Column: An unemployed wedding planner waits

Birds do it. Bees do it. If I’m lucky, my sons will do it.

In the meantime, I’m an unemployed wedding planner.

September and October have now beat out May and June as the most popular months for a wedding, and there is no finer time on the North Fork, where the mixture of far and near, civilization and nature is perfectly calibrated for celebrating love.

Thirty years ago, everyone I knew was getting hitched, with a ceremony of some kind followed by a raucous party. Now, like cicadas emerging from 17 years of eating and growing, the offspring produced in the aftermath of that flurry of weddings are starting to mate and, judging from some recent nuptials I’ve attended, I like their style.

For one thing, we are now in the age of the paperless wedding. From the “save the date” notice to the thank-you note, no trees must be felled or rags recycled in service of the modern wedding. The couple designs and launches a website, so when those inevitable questions arise — like, What will the paleo and gluten-free options be? — the website will have all the answers, and you won’t need to pester the bride and groom about where you should park.

Save the date notices have been around for a while, but Brides magazine conducted a survey and found that compared to 27 percent 10 years ago, 67 percent of couples this year sent save the dates, often many months before the event, effectively hijacking the lives of friends and family.

I wish I had thought of it. By the time I told one of my sisters that we had decided to get married, she had already decided to study abroad, and was in Russia on our big day.

Another excellent innovation is the practice of taking the wedding photographs against a preprinted backdrop with the bridal couple’s name and wedding date in a repeating pattern, a practice no doubt picked up from red carpet protocol at the Academy Awards.

Since the backdrops are custom-made, media-savvy brides and grooms can even include their wedding logo (yes, it is a thing) and their sponsors (aka parents).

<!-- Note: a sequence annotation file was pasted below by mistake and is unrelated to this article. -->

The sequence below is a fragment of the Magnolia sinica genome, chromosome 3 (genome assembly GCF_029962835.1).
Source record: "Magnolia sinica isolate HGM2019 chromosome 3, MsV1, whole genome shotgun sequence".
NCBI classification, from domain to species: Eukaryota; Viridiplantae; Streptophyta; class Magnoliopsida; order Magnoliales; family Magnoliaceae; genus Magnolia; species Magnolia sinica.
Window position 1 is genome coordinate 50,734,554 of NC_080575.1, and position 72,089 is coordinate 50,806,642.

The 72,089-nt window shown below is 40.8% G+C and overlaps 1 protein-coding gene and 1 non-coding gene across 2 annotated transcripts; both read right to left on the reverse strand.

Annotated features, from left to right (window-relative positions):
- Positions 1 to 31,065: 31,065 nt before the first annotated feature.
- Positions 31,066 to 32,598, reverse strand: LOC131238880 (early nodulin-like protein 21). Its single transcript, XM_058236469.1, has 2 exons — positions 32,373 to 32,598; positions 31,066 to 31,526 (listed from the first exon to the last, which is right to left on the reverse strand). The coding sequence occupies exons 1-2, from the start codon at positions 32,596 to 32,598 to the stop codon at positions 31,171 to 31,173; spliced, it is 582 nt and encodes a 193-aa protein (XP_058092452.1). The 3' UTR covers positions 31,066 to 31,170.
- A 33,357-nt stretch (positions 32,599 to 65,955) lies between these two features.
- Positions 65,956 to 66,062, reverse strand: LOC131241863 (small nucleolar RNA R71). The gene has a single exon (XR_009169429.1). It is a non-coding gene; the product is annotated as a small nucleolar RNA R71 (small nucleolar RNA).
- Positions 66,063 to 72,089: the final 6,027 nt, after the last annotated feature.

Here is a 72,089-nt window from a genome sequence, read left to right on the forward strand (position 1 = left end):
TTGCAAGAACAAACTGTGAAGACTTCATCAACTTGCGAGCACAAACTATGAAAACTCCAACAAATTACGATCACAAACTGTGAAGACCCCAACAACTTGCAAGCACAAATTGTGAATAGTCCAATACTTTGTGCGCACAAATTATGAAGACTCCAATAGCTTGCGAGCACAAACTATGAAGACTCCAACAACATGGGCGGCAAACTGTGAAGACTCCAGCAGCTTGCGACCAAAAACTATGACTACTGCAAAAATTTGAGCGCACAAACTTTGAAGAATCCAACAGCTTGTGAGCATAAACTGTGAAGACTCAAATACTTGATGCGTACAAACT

Gone is the barbaric practice of keeping beloved pets shut up at home while the rest of the family eats and socializes. You are now more likely to see a dog in the wedding party than a man of the cloth.

In the decades between the weddings of my generation and my children’s, I struggled to stay relevant. A friend from work got hitched in the grassy field of an upstate winery in broad daylight. I wore a light blue suit, mindful of the dress code of weddings — a code I got wrong. I looked like an ice cream vendor at a little black dress convention.

I think I love weddings because I love the stories. The ones about the chance meeting on the subway, or the guy who wanted to learn to sail and fell in love with his sailing instructor, or the woman who thought he was a jerk until she decided what she took for haughtiness was nerves. I’m told that speed-dating can do that to you.

I love the way weddings force two families to attend the same party and try to be civil to each other for a few hours. At my wedding reception, I saw my father and my husband’s Uncle Herbert in intense conversation, their heads nodding, each listening carefully to the other.

They had never met before this day, and had almost nothing in common. I was horrified to think what they could possibly be discussing with such concentration. The dowry? The Yankees middle-relief pitching prospects? We never found out, and they never met again.

When I look at pictures from my nuptials 32 years ago, I see an unidentified person in the corner of some pictures, vaguely familiar, probably someone my in-laws knew, dressed in dowdy, safe wedding-guest attire. I’m reminded of that mystery guest because last weekend it was me.

For this elegant black-tie wedding, I wore a long black dress and under it a miracle of modern engineering — a bra that was not only padded, push-up, strapless and shape-molding, but probably paleo and gluten-free as well.

Getting ready was an ordeal. The dress took two seconds to slip on, but the underwear took a half-hour.

Strapped in, we embarked on a journey to the ceremony that involved two trains and a brisk walk in flowing gown and high heels to get to a greensward with white folding chairs under a tree, reminiscent of the lawn at the Ram’s Head on Shelter Island.

And there I heard another great love story, and got to witness the moment when all parties agreed. There is love, and no greater power on Earth.

Charity Robey is a feature writer for the Shelter Island Reporter.